The discussion about the next generation of DDR memory (DDR5) has been a breakthrough in recent months, as manufacturers have shown a wide variety of test vehicles before a full release of the product. Platforms planning to use DDR5 are also fast approaching, with an expected debut on the business side before slowly losing out to the consumer. As with all these things, development takes place in stages: memory controllers, interfaces, ip-equivalent electrical test and modules. It’s that final stage that SK Hynix is launching recently, or at least the chips that come into these modules. DDR5 is the next stage of platform DRAM memory to be used on most major computing platforms. The specification reduces the main voltage from 1.2 V to 1.1 V, increases the maximum density of the silicon mold by a factor of 4, doubles the maximum data speed, doubles the burst length and doubles the number of banking groups. Simply put, JEDEC’s DDR specification allows for a 128GB unbuffered module running on DDR5-6400. RdimMs and LRDIMM should be able to go much higher, if power allows.There are four corners in the DDR world that everyone involved in the specification wants to iterate through. Capacity is obvious, but memory bandwidth also plays a key role in scaling the performance of common multicore workloads on the high-core servers we’re looking at. The other two are power (an obvious goal) and the other is latency, another key metric for performance.
With DDR5 memory, one of the main changes to help drive this is the way the system sees memory. Instead of being a single 64-bit data channel per module, DDR5 looks like two 32-bit data channels per module (or 40 bits in ECC). The burst length is doubled, which means that each 32-bit channel will still provide 64 bytes per operation, but you can do it in a more interleaved way.
This means that the standard “64-bit DDR4 two-channel” system will be transformed into a “quad 32-bit DDR5 channel” arrangement, although each memory stick provides a total of 64 bits, but in a more controllable way. This also facilitates doubling the speed of data, a key element to increase maximum bandwidth, as well as a finer bank update feature, which allows asynchronous operations in memory during use, reducing latency.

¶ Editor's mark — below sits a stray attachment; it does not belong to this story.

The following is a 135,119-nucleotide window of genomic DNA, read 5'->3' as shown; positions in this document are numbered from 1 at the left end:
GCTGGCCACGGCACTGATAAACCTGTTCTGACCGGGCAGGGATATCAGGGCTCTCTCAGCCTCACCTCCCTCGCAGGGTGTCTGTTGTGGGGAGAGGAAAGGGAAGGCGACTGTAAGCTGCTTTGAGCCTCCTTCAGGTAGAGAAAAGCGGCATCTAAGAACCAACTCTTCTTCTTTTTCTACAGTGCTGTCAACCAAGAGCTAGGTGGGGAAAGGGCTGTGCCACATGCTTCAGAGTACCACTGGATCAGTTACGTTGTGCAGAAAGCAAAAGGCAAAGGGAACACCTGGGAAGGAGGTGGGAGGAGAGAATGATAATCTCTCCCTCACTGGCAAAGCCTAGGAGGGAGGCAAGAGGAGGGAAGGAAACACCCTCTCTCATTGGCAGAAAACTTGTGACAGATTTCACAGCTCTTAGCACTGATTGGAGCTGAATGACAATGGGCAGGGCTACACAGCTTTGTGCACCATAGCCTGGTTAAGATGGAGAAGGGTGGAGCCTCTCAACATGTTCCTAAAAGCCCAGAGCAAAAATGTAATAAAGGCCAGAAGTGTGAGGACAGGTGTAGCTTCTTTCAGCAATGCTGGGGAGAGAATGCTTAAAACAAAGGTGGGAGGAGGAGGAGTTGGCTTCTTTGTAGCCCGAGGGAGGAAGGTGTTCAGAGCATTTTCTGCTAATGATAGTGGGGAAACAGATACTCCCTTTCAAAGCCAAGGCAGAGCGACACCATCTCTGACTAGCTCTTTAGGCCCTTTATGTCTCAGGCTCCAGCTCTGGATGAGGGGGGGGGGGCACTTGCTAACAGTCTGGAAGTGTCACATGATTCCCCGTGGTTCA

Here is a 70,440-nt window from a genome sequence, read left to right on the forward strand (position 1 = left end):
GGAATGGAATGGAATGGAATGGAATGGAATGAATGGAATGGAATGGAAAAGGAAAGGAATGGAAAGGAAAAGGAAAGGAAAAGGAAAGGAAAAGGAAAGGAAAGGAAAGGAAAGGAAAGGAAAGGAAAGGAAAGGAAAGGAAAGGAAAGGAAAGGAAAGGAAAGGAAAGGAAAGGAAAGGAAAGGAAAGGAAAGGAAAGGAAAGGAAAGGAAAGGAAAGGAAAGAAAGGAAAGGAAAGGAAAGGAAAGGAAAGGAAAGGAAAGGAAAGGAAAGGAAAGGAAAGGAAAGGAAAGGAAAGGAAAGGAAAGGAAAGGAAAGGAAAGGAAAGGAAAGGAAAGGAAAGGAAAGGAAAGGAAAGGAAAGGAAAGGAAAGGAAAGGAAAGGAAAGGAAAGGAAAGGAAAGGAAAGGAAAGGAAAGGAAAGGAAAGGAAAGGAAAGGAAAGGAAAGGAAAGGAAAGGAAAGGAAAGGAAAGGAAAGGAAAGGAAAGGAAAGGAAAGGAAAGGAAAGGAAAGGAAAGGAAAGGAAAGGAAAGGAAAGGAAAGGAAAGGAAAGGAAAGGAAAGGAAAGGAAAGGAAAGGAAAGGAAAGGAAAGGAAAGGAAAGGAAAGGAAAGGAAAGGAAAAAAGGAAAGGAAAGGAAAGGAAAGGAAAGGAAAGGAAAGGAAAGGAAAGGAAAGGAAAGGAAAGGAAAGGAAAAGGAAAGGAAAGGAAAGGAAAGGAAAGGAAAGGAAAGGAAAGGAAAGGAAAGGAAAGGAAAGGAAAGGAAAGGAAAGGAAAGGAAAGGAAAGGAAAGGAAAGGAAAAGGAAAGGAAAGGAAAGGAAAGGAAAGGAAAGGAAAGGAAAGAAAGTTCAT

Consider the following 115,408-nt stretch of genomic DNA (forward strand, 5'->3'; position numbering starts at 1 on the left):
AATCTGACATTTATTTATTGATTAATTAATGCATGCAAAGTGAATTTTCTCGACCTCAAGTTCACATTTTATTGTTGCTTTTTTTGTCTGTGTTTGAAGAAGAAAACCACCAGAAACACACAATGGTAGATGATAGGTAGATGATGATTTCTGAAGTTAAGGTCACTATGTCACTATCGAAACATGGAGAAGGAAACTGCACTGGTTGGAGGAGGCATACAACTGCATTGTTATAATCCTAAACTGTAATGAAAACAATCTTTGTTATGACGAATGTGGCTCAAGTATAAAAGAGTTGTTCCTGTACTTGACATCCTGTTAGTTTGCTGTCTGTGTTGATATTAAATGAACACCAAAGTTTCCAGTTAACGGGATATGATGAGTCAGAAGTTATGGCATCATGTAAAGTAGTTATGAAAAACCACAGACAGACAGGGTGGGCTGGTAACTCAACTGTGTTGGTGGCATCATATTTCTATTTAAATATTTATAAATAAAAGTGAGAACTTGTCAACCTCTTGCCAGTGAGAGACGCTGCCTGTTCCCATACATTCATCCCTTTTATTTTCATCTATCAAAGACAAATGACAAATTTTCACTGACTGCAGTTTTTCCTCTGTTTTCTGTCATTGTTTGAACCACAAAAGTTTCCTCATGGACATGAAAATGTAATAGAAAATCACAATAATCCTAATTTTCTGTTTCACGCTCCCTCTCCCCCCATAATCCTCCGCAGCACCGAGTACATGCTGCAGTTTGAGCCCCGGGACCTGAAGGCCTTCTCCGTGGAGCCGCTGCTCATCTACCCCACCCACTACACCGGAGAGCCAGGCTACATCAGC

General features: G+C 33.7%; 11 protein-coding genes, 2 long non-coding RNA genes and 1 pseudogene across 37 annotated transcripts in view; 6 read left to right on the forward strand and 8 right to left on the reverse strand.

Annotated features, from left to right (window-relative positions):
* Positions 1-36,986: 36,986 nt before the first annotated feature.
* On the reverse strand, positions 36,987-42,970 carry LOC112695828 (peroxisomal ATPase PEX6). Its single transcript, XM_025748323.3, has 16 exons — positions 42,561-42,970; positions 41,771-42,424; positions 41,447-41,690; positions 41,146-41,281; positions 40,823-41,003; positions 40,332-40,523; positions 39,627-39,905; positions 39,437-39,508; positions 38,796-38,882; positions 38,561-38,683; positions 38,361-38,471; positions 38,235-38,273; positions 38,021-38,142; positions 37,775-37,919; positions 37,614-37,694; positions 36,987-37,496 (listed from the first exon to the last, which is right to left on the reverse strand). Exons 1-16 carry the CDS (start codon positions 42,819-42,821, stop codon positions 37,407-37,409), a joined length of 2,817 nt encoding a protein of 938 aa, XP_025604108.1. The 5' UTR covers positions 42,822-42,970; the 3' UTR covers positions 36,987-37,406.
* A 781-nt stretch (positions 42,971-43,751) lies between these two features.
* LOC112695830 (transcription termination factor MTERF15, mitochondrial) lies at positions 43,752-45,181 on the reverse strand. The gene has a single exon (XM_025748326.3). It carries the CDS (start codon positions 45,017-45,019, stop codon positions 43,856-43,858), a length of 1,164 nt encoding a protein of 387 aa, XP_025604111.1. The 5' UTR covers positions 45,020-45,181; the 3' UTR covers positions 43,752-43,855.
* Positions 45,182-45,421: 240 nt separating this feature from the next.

Voltage regulation is also moving from the motherboard to the memory module, allowing the module to adjust its needs. We’ve already seen DDR4 adopt Vdroop per-chip control, but this takes the whole idea a step further for stricter power control and management. It also puts power management in the hands of the module vendor rather than the motherboard manufacturer, allowing the module manufacturer to scale what is needed for faster memory: it will be interesting to see how the different firmwares deal with the standard non-JEDEC gaming memory that will surely , exceed the specifications.SK Hynix’s announcement recently is that they are ready to start shipping DDR5 ECC memory to module manufacturers, especially 16 gigabit arrays integrated into their 1Ynm process that support DDR5-4800 to DDR5-5600 at 1.1 volts. With the right packaging technology (such as 3D TSV), SK Hynix says partners can build 256 GB of LRDIMM. Further binning of chips for better speeds than JEDEC will need to be performed by the module manufacturers themselves. SK Hynix also seems to have its own modules, specifically 32 GB of rdimm and 64 GB on DDR5-4800, and previously promised to offer memory up to DDR5-8400.
SK Hynix did not provide information on the under-timing of these modules. The JEDEC specification defines three different modes for DDR5-4800:
SK Hynix quotes that DDR5 is expected to be 10% of the global market by 2022, rising to 43% by 2024. The intersection point for consumer platforms is a bit blurry at this point, as we’re probably only halfway (or less than half) through the DDR4 cycle. Traditionally, we expect cost interception between old and new technology when they are equal in market share, however, the additional costs in regulating the voltage that ddr5 requires will likely increase module costs, scaling from standard power delivery on JEDEC modules to a more resilient solution on overclocked modules. However, it should make motherboards cheaper in that regard. Source: SK Hynix